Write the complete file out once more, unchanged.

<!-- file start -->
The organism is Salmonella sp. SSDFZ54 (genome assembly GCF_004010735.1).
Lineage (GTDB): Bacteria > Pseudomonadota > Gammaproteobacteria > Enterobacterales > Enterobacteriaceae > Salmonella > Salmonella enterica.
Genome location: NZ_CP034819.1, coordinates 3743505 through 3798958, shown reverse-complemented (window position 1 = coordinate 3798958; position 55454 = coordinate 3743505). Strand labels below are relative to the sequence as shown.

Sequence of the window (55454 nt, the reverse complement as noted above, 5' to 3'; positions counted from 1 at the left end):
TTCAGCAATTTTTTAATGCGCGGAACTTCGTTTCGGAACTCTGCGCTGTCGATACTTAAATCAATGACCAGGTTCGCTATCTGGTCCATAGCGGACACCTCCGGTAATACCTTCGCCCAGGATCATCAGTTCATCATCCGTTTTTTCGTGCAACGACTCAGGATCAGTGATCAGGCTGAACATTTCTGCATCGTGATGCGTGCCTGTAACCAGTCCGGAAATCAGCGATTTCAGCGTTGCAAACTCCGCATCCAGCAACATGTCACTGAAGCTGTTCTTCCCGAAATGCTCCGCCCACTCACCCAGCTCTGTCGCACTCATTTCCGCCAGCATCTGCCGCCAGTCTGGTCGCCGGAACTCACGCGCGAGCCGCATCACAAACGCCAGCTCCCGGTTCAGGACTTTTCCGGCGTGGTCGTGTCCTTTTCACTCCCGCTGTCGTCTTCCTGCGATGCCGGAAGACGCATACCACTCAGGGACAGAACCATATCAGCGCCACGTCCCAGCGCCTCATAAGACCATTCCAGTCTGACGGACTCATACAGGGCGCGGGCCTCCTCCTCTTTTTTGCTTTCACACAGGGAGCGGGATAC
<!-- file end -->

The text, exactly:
The organism is Salmonella sp. SSDFZ54 (genome assembly GCF_004010735.1).
Lineage (GTDB): Bacteria > Pseudomonadota > Gammaproteobacteria > Enterobacterales > Enterobacteriaceae > Salmonella > Salmonella enterica.
Genome location: NZ_CP034819.1, coordinates 3743505 through 3798958, shown reverse-complemented (window position 1 = coordinate 3798958; position 55454 = coordinate 3743505). Strand labels below are relative to the sequence as shown.

Sequence of the window (55454 nt, the reverse complement as noted above, 5' to 3'; positions counted from 1 at the left end):
TTCAGCAATTTTTTAATGCGCGGAACTTCGTTTCGGAACTCTGCGCTGTCGATACTTAAATCAATGACCAGGTTCGCTATCTGGTCCATAGCGGACACCTCCGGTAATACCTTCGCCCAGGATCATCAGTTCATCATCCGTTTTTTCGTGCAACGACTCAGGATCAGTGATCAGGCTGAACATTTCTGCATCGTGATGCGTGCCTGTAACCAGTCCGGAAATCAGCGATTTCAGCGTTGCAAACTCCGCATCCAGCAACATGTCACTGAAGCTGTTCTTCCCGAAATGCTCCGCCCACTCACCCAGCTCTGTCGCACTCATTTCCGCCAGCATCTGCCGCCAGTCTGGTCGCCGGAACTCACGCGCGAGCCGCATCACAAACGCCAGCTCCCGGTTCAGGACTTTTCCGGCGTGGTCGTGTCCTTTTCACTCCCGCTGTCGTCTTCCTGCGATGCCGGAAGACGCATACCACTCAGGGACAGAACCATATCAGCGCCACGTCCCAGCGCCTCATAAGACCATTCCAGTCTGACGGACTCATACAGGGCGCGGGCCTCCTCCTCTTTTTTGCTTTCACACAGGGAGCGGGATAC